TBI patients often report subjective changes associated with cognitively demanding tasks in spite of normal task performance, a dissociation that presents significant challenges with respect to diagnostics and treatment planning in the absence of measurable signs of cognitive dysfunction in patients with TBI, as well as in patients with other neuropathologies causing diffuse or multifocal damage (e.g., dementia, multiple sclerosis). Reduced cognitive efficiency, as indexed by altered functional recruitment during neuropsychologically normal task performance, may serve as a novel metric, reflecting the costs of normal behavioral performance at the neural level. Indeed, these measures may correlate well with subjective complaints of patients with diffuse damage, but without demonstrable neuropsychological deficits.
Two further clinical implications emerge from these findings. First, although augmented recruitment was observed here in a sample of well-recovered patients without focal injury, we predict that patients with more severe behavioral or functional deficits would similarly demonstrate this pattern of enhanced neural recruitment during cognitively demanding tasks, albeit with diminishing behavioral gains. Such a pattern has recently been reported30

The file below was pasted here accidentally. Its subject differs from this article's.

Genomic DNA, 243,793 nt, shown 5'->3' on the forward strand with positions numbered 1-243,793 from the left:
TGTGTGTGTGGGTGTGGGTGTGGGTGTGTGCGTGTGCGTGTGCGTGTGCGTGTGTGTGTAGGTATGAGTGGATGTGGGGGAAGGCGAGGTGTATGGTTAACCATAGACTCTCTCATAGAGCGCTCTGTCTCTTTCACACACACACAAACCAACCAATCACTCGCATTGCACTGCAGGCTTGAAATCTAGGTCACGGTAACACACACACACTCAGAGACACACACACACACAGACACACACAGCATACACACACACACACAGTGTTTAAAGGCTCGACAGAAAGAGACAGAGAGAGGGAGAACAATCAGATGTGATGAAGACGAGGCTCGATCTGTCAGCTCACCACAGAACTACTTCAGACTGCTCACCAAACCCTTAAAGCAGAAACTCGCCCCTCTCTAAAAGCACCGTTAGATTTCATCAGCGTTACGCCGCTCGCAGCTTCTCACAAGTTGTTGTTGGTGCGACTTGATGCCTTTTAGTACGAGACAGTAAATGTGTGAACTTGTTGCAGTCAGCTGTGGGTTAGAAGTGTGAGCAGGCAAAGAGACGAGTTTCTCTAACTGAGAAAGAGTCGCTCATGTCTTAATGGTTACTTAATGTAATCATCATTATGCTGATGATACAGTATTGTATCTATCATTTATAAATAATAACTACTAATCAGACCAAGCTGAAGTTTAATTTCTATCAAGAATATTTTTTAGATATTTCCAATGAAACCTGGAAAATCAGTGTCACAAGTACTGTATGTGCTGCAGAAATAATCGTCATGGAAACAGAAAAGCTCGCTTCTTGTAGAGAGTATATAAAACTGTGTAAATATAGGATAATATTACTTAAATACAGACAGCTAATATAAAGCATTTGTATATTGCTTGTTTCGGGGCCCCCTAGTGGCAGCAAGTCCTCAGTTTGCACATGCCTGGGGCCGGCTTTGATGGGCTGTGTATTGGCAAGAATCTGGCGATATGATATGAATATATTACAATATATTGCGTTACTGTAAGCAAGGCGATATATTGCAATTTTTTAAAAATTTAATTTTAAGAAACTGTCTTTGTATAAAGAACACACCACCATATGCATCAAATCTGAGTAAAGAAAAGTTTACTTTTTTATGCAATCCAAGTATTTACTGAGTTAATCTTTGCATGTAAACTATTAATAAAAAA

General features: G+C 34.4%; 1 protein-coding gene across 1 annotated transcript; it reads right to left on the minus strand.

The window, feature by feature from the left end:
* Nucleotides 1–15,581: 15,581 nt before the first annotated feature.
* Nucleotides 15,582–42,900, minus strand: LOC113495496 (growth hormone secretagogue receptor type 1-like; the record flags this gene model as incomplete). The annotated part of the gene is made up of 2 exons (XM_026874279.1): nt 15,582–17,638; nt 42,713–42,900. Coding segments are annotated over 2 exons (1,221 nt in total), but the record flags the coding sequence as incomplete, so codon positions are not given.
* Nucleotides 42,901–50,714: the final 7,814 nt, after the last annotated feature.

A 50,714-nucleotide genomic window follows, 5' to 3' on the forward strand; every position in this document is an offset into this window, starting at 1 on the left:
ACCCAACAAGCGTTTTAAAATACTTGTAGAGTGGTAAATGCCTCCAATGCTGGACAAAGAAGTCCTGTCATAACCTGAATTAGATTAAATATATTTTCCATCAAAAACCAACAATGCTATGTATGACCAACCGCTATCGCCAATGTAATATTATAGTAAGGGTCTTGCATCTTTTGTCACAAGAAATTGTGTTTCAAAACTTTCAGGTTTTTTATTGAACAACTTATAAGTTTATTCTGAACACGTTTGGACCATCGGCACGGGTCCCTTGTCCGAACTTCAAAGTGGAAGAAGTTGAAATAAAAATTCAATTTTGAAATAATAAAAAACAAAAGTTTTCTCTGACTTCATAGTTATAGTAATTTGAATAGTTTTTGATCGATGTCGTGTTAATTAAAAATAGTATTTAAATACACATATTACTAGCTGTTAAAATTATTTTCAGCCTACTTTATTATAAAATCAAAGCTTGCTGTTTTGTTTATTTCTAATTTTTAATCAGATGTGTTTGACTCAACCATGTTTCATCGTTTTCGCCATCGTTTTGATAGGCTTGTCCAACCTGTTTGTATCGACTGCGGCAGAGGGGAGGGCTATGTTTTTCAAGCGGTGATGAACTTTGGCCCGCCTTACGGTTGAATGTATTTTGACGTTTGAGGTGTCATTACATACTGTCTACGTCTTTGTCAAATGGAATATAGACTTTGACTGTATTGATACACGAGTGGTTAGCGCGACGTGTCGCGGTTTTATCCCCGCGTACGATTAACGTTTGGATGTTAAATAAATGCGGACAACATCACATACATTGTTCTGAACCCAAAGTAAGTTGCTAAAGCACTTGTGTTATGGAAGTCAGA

and suggests that these data may have clinical relevance across the spectrum of TBI severity. Second, TBI is commonly associated with deficits in arousal, chronic pain, anxiety and depressive symptomology, each of which has been associated with similar patterns of augmented functional neural recruitment to those reported here (for a review, see reference 31
). Although the cumulative impact of such comorbidity on higher cognitive functions after TBI has yet to be fully investigated, it is plausible that any reduction in neural processing efficiency resulting from brain injury may be exacerbated by secondary impacts of comorbid physical or psychological impairments. The impact of such interactions may impact the pace or extent of recovery in these patients and presents a challenge to both clinicians and researchers in assessing the implications of such comorbidity.